In a recent post, I discussed how only information governance (IG) folks will really care about IG. And in general, that’s true — unless you can align your IG efforts with things non-IG folks care about. Spoiler alert: they don’t care about good information lifecycle management, consistent information disposition, reducing ROT, or effective corporate records management.
So what do they care about? Let’s dig in.
Connecting IG to Profit
Basically, non-IG folks care about making money because executive leadership supports (and funds) the efforts that make more money for the organization. And this makes total sense. Unless we’re a not-for-profit that’s “doing it for the kids,” we’re in business to do business. Anything else is at best a distraction and at worst irrelevant.
So, if you want to succeed with IG, you need to be able to connect IG to how your organization makes money. Otherwise, you risk getting little to no support.
But it begs the question: do you know how your organization makes money? Here’s how to know the answer:
- What does it cost to create your product?
- What does it cost to sell your product?
- What does it cost to service your product?
- What does it cost to “keep the lights on” and run the company?
- What does it cost to look ahead and innovate to stay relevant?
If you don’t know the answer to all of these questions, you can’t consistently get IG funded and supported, which will cap the effects that IG can have at your organization.
Start by making sure you can answer these questions, but then quickly move on to communicating the value of IG in the terms that non-IG folks care about.
3 Ways to Frame Your Information Governance Pitch
However you answer these questions for your organization, your IG pitch should boil down to three things:
- Increasing revenue
- Increasing margins
- Reducing costs (enables #2)
Viewed through these three lenses, ask yourself why anyone would fund things like ROT cleanup, records management, or consistent disposition. If your answer is in IG speak, they wouldn’t (and they won’t) fund it.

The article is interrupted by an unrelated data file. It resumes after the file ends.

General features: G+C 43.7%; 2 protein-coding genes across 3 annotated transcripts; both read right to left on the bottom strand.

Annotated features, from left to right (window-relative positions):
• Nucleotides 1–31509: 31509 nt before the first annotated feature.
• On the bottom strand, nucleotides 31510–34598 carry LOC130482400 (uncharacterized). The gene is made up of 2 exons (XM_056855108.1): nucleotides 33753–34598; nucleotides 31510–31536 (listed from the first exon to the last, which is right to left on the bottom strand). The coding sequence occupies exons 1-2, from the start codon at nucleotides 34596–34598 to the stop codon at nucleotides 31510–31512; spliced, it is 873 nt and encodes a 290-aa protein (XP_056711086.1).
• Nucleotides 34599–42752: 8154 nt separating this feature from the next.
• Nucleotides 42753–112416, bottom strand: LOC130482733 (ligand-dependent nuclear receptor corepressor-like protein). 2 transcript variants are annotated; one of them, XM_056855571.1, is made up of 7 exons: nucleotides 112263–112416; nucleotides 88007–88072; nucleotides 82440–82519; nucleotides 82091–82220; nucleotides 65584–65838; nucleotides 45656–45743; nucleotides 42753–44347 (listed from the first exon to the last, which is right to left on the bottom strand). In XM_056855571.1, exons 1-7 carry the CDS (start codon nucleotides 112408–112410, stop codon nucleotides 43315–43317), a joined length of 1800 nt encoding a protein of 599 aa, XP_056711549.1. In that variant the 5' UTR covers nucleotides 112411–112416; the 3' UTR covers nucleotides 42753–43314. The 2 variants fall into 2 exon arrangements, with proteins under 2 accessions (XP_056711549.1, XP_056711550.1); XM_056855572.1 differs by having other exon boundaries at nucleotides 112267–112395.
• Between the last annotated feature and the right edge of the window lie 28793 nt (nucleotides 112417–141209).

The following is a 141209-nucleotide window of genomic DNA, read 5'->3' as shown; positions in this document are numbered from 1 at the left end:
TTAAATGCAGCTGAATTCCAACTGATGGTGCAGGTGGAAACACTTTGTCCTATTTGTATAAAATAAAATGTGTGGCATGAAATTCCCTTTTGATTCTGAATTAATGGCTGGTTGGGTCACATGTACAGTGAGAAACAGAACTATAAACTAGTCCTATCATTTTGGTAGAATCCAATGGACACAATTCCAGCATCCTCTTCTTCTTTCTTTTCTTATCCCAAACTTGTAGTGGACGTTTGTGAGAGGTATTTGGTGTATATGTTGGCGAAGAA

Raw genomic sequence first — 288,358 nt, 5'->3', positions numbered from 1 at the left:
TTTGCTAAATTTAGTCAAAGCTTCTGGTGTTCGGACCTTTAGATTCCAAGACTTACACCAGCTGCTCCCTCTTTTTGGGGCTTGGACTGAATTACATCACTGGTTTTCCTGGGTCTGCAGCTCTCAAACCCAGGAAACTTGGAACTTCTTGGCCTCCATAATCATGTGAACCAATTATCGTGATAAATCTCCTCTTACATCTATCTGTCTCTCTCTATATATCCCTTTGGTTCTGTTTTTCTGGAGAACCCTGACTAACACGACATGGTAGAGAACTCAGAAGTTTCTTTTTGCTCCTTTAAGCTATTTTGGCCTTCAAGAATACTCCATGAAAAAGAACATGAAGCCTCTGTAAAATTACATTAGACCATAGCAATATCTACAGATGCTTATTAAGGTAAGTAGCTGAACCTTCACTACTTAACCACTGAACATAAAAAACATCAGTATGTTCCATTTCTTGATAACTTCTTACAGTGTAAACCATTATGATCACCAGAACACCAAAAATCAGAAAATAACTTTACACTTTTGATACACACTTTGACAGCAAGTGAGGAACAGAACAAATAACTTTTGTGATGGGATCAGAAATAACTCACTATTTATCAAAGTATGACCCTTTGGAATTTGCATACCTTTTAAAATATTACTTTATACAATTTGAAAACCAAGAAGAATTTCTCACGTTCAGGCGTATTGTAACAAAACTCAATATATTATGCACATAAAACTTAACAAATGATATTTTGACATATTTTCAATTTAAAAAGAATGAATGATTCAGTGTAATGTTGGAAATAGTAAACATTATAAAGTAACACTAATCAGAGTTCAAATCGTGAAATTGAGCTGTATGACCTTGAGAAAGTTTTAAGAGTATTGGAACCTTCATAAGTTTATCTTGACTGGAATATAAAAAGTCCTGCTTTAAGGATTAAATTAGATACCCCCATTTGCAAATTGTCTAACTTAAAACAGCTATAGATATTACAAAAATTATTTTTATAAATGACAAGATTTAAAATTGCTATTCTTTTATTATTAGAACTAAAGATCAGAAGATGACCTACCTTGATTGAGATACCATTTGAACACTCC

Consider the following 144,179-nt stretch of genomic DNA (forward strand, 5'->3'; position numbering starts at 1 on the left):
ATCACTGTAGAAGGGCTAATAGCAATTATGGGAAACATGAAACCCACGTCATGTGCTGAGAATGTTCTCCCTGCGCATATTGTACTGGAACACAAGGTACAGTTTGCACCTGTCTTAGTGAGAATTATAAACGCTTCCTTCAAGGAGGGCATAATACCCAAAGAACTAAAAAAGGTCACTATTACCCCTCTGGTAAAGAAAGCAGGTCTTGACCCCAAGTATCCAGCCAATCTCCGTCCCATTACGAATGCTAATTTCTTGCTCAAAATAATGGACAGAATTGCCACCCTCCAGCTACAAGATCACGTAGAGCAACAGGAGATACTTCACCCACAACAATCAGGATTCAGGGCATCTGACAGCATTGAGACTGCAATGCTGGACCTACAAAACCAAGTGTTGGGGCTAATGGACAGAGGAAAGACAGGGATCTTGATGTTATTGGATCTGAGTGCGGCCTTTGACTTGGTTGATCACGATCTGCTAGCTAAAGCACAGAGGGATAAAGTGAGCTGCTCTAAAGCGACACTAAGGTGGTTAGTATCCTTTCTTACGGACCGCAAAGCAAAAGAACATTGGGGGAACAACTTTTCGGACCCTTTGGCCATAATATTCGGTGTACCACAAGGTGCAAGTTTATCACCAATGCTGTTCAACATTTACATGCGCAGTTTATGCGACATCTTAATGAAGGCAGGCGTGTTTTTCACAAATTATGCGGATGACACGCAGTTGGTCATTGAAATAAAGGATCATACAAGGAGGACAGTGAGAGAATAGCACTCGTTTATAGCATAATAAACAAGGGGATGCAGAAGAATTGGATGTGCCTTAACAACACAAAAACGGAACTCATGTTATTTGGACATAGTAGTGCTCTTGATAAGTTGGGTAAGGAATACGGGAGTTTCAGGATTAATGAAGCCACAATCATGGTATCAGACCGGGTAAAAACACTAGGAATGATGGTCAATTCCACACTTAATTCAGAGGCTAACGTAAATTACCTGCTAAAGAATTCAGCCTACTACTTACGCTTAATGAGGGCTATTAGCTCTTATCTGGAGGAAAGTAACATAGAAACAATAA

Instead, forget your own IG concerns and focus relentlessly on how IG can contribute to the three things your organization in fact cares about: increasing revenue, increasing margins, or reducing costs (or some combination of the three).
Steps to Articulate Your IG Ask
Your first step is to figure out the answers to as many of the five questions posed above as possible. Your business partners for sure know them and, if you’re going to get their support for your IG efforts, you need to, too.
Step two is to tie IG directly to increased revenue, increased margins, or lower costs (ideally two or all three of them).
Step three is to articulate the connection between IG and these three goals in non-IG language — get as close in your communications to how end users speak as possible.
The final step is to be real about your chances for funding and support. After all, leadership has more positive business case initiatives than they can afford. It’s entirely possible you can articulate the IG ask perfectly and still get no funding — that’s just the way of the corporate world. But at least you wouldn’t have lost because your ask was irrelevant.